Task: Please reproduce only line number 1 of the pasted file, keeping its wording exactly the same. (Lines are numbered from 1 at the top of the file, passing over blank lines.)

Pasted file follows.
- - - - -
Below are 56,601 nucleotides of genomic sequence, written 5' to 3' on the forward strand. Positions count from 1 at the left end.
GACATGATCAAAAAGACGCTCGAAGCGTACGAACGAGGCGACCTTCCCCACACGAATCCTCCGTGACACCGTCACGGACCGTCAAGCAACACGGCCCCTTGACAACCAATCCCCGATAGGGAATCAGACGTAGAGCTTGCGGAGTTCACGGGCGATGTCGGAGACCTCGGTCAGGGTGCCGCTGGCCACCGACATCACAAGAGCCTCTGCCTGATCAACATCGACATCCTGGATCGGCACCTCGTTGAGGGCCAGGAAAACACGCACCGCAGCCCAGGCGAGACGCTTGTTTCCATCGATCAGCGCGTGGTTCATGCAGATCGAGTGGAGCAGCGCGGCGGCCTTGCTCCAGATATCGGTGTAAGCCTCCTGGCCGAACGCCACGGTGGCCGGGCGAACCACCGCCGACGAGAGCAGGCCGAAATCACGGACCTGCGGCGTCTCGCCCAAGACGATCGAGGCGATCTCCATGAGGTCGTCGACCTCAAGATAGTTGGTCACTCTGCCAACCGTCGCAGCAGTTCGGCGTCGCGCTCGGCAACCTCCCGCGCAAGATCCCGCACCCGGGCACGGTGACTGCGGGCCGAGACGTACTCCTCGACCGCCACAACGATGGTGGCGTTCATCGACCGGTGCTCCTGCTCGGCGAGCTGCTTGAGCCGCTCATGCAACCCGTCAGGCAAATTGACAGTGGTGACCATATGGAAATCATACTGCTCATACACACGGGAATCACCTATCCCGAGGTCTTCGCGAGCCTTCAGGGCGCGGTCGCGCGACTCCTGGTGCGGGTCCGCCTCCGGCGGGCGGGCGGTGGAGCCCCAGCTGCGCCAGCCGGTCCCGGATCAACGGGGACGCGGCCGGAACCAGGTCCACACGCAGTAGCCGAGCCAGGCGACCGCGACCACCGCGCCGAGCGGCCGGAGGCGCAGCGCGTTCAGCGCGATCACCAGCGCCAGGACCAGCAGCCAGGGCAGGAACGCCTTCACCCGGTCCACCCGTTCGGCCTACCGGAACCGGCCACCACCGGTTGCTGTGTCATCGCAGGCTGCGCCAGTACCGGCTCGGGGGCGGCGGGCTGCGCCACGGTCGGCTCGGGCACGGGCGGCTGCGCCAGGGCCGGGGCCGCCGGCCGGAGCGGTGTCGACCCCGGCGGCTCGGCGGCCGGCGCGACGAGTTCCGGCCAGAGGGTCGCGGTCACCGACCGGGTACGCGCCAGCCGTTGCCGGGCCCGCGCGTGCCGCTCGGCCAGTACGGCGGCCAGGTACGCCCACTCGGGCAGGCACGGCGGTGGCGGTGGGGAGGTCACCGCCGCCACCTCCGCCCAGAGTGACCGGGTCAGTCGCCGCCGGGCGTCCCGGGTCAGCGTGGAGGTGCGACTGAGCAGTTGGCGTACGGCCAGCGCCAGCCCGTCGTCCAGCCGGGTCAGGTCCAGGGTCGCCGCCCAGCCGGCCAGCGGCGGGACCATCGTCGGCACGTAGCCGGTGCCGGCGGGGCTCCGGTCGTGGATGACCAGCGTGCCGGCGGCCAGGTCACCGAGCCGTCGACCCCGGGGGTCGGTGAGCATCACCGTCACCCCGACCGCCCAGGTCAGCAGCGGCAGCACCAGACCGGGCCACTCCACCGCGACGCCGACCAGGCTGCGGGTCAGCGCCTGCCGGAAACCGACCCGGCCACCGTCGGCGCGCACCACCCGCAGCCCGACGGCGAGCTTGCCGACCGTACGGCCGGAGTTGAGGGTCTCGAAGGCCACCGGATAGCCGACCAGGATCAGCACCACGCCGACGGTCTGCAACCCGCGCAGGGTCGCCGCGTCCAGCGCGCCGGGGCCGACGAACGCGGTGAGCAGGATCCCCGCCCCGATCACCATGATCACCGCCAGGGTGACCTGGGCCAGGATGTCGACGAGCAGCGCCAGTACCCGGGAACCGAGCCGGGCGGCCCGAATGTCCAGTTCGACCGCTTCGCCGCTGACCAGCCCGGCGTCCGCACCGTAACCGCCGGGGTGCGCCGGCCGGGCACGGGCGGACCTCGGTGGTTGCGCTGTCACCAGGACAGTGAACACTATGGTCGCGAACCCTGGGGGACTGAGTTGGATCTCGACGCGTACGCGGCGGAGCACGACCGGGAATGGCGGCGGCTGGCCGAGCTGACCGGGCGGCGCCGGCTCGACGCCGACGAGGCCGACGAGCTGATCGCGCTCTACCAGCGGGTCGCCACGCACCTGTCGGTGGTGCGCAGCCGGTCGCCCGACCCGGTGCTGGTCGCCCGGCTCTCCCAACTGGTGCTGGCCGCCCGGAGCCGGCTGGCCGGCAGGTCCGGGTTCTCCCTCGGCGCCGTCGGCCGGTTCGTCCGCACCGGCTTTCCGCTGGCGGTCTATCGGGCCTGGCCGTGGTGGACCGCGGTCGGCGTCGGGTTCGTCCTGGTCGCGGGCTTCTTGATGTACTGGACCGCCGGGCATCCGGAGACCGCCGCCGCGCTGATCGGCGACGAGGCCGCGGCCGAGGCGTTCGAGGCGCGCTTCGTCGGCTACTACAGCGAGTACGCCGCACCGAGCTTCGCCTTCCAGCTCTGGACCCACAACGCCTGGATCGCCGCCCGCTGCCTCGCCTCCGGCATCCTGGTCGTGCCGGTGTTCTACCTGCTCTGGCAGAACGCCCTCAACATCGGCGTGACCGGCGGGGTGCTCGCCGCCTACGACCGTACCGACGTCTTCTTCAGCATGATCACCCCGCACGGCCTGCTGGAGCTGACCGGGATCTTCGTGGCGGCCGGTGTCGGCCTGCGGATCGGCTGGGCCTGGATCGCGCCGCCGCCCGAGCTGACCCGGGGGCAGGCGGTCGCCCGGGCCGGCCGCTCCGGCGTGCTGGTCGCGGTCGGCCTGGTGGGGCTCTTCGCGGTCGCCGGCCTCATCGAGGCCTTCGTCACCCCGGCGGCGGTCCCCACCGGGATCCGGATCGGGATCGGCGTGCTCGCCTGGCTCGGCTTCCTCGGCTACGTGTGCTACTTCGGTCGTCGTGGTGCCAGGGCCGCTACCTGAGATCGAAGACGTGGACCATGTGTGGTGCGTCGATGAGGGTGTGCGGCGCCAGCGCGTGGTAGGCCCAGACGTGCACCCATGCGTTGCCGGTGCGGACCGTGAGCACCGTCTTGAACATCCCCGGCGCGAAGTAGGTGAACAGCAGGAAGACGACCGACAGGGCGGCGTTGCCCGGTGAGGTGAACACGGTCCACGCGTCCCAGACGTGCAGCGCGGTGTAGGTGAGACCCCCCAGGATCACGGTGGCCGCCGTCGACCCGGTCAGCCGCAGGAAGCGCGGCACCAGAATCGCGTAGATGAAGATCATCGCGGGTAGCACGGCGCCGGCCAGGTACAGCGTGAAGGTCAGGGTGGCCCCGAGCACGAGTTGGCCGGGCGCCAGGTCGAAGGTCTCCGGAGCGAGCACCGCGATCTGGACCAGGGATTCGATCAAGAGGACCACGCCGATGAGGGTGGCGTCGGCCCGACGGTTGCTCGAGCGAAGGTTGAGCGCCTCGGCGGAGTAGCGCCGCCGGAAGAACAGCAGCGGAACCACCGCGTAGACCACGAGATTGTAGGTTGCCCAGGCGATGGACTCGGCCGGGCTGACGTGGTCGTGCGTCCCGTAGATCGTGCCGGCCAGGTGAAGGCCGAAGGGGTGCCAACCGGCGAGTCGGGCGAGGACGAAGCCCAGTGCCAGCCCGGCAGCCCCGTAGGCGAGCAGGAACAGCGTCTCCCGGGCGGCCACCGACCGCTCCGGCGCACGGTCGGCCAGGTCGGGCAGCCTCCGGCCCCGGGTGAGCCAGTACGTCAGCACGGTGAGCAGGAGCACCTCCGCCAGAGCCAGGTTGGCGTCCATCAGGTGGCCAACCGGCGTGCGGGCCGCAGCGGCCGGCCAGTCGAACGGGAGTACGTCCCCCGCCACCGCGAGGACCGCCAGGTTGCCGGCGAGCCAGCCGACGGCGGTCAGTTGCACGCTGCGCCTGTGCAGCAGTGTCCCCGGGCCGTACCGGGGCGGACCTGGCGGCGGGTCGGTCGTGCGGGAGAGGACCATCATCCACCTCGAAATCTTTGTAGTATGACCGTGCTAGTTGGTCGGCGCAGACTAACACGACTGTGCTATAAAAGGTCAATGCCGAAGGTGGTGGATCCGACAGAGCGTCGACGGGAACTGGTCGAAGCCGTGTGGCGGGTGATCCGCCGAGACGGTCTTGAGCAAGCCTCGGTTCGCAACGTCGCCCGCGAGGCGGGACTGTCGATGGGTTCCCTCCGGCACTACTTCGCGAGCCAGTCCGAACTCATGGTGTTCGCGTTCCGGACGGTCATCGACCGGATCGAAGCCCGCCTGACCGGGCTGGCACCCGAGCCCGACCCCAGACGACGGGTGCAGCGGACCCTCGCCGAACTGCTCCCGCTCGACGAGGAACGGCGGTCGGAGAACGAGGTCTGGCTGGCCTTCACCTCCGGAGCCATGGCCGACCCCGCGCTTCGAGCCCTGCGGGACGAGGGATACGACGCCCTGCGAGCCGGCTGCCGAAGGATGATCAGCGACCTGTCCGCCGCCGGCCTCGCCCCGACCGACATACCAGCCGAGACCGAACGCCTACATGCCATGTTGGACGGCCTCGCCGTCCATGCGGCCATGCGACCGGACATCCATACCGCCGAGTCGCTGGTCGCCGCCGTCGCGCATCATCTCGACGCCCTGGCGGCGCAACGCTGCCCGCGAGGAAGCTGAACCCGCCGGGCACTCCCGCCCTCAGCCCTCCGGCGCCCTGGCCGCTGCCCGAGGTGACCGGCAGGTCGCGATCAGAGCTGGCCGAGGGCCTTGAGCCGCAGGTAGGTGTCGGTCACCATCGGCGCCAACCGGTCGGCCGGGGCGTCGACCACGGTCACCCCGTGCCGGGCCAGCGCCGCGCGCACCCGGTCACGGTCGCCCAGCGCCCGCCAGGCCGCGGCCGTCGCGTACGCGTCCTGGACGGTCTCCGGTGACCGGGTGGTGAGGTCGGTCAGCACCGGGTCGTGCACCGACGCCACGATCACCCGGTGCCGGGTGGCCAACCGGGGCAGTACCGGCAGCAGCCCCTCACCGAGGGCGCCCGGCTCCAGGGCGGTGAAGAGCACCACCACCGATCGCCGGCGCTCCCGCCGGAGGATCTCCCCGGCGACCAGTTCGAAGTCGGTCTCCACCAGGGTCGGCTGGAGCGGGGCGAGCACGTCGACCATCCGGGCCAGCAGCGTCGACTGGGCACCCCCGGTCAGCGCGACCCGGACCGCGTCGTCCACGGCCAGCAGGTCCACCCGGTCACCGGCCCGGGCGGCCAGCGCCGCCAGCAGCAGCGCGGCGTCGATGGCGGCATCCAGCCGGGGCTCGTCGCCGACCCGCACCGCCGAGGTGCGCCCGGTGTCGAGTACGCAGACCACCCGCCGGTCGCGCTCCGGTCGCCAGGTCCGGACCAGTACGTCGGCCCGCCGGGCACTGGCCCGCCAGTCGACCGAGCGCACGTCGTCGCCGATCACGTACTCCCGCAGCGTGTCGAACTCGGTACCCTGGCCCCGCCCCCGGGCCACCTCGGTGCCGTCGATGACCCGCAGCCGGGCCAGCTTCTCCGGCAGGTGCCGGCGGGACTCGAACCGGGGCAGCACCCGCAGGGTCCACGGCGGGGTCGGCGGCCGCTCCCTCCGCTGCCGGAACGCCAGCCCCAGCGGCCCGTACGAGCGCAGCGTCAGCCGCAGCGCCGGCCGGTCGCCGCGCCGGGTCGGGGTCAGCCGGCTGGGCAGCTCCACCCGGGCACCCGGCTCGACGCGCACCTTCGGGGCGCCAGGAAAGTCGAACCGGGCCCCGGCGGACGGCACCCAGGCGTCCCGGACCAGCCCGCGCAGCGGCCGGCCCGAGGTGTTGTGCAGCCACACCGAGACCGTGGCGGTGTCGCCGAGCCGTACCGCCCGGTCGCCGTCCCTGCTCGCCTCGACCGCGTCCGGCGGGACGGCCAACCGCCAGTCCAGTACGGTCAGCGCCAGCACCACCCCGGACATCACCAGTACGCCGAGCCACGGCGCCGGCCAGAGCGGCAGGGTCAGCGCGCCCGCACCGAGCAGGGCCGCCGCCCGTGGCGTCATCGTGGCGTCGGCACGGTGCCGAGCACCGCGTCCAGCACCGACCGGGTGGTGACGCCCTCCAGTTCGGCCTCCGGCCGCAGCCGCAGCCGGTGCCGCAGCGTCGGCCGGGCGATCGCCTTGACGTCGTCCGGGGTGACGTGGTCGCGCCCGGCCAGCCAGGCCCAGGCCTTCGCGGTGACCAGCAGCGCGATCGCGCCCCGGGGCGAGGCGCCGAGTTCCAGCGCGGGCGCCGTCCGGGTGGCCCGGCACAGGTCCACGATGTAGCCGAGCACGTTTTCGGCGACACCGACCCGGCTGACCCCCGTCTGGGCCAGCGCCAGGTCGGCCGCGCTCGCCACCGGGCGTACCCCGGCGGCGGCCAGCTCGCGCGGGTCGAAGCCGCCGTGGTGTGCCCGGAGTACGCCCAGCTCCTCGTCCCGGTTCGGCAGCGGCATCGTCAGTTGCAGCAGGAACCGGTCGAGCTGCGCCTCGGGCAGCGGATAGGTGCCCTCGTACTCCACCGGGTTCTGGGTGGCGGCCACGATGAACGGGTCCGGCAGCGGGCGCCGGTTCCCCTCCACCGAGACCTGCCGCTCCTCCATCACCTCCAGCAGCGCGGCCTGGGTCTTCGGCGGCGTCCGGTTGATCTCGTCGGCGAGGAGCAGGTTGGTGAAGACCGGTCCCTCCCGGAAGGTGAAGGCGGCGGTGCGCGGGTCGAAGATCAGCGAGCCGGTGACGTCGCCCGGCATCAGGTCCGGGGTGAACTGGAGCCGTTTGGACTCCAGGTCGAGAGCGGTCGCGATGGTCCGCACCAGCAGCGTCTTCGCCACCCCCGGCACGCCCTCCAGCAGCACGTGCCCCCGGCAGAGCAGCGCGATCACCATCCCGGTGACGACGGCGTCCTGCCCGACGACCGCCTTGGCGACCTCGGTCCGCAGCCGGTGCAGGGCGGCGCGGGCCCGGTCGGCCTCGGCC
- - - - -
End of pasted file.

Below are 56,601 nucleotides of genomic sequence, written 5' to 3' on the forward strand. Positions count from 1 at the left end.